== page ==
For you, dear reader — Photo by Kira auf der Heide on Unsplash

Of course, there are ways to send digital assets asynchronously. You could say “send this person this amount of ether in two hours”. That is asynchronous under this definition. But that’s not the point.

Instead, what I’m getting is that receiving and redeeming are two separate and distinct events when giving a gift card.

This is important for cryptocurrencies because it is easy to receive something physically (you just take it), but redeeming it (or receiving it virtually) assumes that you have a wallet already, you know your public address, and you kind of understand how the whole schtick works.

To put it another way: when you give physical cryptocurrency you do the easy part right then and there, and let them do the harder part (accessing their public address copy/pasting etc…) later, on their own time in a stress-free environment.

3. It’s fun, it’s memorable, it has the potential to be magical

I love reading. I have a kindle and I’ve read a whole bunch of books on it, it’s great. This isn’t a plug for amazon or anything it’s just convenient for travelling and I can read with the backlight on in a tent while camping. I love convenience.

I love paper books more than that kindle. I’m sure many of you can relate. I like the look of paper books and I like the feel. I like the smell. I like having a bookcase. I like knowing how long a book is at a glance. I like graphic novels, art books, and children's books — have you ever tried reading any of those on a kindle?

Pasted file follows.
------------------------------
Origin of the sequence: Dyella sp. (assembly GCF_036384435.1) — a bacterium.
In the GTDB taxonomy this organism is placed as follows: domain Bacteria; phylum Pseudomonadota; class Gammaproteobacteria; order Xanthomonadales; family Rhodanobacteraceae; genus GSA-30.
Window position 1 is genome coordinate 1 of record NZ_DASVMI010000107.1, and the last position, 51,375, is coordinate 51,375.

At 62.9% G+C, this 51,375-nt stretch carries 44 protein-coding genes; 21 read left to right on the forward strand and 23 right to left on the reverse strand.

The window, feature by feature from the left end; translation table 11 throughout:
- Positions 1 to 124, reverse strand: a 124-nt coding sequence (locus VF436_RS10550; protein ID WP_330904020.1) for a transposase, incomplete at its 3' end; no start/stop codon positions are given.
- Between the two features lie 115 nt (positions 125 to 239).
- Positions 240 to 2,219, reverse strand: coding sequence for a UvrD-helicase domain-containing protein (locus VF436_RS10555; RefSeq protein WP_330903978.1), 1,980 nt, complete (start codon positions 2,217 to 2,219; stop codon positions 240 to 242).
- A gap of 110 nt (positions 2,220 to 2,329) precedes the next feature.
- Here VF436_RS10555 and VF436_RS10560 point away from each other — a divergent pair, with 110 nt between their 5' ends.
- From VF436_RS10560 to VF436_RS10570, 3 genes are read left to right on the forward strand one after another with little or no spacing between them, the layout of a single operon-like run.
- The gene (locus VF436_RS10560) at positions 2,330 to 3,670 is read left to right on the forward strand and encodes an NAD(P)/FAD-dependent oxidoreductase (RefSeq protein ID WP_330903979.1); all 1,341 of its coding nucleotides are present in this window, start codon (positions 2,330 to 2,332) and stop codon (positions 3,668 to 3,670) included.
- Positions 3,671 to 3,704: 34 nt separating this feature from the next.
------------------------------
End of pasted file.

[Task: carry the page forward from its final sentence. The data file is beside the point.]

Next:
So many books — Photo by Jonathan Francisca on Unsplash

So there’s magic in the physical world and there always will be. Things that have mass, have volume, and have balance, have power.

Think of a piggy bank. Imagine yourself dropping a quarter into its ceramic hindquarters. Feel the rattling as you pick it up and shake it and when it’s full! Hear the smash and feel the excitement as you take the outcome of months of couch cushion scrounging.

A virtual pig on a computer screen virtually smashing could never make me feel that same way. You get my point.

The future of currency should be futuristic! It is futuristic, surely, but for most people cryptography, blockchain, distributed ledgers, bitcoin, etc… are all just buzzwords that they’re slowly learning not to hate. They are intangibles in some virtual universe.

We can do better than that.

Can’t we?

I didn’t really get to the project itself, I’ll cover that more later.

Joe Collins is a writer and software developer. He has worked as an engineer in the programmatic advertising, clean energy, and ski industries. He’s currently developing augmented reality web applications and decentralized applications.

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Joe Collins

Written by

Software engineer — functional programming evangelist — language enthusiast — life-long reader — film-buff — dog trainer — music player — creator

The Startup

Get smarter at building your thing. Follow to join The Startup’s +8 million monthly readers & +793K followers.

Joe Collins

Written by

Software engineer — functional programming evangelist — language enthusiast — life-long reader — film-buff — dog trainer — music player — creator

The Startup

Get smarter at building your thing. Follow to join The Startup’s +8 million monthly readers & +793K followers.